The jury is still out on whether or not the automotive logistics sector is really going to make carbon emissions a definable KPI ahead of government regulation. But as Maxine Elkin discovers, companies at least have plenty to talk about
We keep being told that carbon management will become a part of corporate supply chain strategy for major global companies, but in the absence of government legislation and customised guidance on how to measure and reduce carbon emissions, most of the work being done is by motivated individuals working within corporate constraints.
However, a recent report by the Carbon Disclosure Project revealed that 56% of its members expect to deselect some suppliers in future for failing to meet carbon management criteria set by those companies in the future. While automotive suppliers, such as Johnson Controls and Eaton Corporation, form part of that study, it is unclear whether a purely automotive poll would reveal such a high percentage. Nonetheless during the course of research for this report, many of you suggested that carbon reduction initiatives, or information gathering for carbon analysis, will become a standard part of logistics contracts.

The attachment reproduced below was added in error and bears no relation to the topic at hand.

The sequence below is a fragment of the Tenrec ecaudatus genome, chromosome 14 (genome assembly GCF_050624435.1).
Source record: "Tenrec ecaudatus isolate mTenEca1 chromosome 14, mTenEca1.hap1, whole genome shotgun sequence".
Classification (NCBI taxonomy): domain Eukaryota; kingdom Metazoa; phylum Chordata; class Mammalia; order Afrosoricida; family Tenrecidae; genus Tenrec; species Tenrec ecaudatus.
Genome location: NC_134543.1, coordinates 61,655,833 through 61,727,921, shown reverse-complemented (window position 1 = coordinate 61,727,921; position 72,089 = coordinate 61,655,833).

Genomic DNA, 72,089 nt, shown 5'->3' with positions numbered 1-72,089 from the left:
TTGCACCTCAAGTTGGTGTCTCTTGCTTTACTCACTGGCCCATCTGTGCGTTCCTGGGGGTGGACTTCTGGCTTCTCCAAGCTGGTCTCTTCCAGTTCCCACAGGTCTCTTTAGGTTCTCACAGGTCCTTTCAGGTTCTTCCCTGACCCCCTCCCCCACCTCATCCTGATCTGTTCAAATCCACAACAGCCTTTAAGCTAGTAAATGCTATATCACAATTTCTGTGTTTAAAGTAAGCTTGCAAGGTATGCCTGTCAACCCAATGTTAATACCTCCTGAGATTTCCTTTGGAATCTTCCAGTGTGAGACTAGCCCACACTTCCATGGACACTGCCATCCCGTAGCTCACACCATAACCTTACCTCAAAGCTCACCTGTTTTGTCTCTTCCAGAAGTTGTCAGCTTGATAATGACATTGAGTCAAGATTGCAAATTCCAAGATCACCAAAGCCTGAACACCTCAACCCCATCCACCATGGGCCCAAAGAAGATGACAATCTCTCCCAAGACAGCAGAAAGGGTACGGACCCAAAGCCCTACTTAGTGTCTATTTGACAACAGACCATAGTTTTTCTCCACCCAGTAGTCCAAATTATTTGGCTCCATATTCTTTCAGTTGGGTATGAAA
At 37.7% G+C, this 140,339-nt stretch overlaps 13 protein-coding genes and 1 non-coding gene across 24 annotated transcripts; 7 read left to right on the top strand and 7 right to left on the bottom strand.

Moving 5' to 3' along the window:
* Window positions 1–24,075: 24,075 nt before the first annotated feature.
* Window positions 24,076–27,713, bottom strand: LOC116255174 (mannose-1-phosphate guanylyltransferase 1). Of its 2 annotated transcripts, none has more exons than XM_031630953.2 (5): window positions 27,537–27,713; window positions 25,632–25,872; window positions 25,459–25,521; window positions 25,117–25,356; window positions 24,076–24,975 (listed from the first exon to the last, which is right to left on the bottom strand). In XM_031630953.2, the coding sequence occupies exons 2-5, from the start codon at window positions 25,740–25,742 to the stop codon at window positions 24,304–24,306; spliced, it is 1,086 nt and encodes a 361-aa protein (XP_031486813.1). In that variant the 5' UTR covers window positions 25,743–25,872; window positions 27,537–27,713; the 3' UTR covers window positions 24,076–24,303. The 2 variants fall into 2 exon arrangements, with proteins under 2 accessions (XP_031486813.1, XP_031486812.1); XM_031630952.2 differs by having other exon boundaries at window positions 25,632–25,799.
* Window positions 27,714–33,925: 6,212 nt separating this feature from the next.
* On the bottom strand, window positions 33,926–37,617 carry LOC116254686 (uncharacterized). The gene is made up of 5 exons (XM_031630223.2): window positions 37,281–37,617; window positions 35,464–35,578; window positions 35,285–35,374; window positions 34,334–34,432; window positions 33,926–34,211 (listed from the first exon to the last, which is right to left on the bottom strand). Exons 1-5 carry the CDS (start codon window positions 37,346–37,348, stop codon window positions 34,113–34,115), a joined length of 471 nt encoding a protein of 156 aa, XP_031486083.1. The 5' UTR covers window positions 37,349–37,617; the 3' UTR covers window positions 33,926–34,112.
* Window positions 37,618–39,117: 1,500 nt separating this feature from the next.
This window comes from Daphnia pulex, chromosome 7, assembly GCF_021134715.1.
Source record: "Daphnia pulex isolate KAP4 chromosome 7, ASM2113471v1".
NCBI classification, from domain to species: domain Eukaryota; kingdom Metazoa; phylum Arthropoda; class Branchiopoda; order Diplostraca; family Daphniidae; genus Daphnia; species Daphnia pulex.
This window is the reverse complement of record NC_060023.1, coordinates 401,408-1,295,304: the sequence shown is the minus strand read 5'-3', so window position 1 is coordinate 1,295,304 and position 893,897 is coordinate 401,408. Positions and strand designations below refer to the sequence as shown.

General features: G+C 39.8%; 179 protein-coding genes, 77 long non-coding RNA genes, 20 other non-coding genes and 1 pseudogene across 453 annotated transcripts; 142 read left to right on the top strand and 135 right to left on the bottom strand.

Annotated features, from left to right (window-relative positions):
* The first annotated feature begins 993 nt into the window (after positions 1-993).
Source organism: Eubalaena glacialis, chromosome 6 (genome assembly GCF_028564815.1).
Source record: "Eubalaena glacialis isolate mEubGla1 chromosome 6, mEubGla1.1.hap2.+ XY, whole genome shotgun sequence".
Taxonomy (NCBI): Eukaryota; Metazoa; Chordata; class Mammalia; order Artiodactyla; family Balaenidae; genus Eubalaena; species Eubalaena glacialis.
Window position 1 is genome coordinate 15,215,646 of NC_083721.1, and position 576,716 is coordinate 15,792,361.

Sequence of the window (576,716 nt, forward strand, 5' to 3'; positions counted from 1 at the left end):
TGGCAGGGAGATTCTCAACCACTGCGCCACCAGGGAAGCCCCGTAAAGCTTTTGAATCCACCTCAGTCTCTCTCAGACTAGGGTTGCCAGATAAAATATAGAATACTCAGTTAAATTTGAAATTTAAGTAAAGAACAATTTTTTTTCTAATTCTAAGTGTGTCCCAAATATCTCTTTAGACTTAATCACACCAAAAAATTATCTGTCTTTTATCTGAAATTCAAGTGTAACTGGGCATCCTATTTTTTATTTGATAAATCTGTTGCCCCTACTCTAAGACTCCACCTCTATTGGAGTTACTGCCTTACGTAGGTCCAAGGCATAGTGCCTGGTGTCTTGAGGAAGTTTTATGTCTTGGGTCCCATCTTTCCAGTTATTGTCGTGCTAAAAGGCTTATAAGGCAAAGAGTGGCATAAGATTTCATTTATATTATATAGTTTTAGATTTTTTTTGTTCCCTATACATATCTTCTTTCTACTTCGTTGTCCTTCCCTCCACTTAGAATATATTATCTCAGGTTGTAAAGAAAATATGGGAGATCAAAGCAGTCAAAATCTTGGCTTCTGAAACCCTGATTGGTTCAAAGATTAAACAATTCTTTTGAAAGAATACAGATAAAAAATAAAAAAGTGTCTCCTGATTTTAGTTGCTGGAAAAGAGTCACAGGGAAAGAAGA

One very good reason for this is that cutting carbon nearly always leads to cutting costs–always top of the agenda in this industry. Here we have canvassed the sector to learn about some of the new projects underway to address cutting supply chain emissions.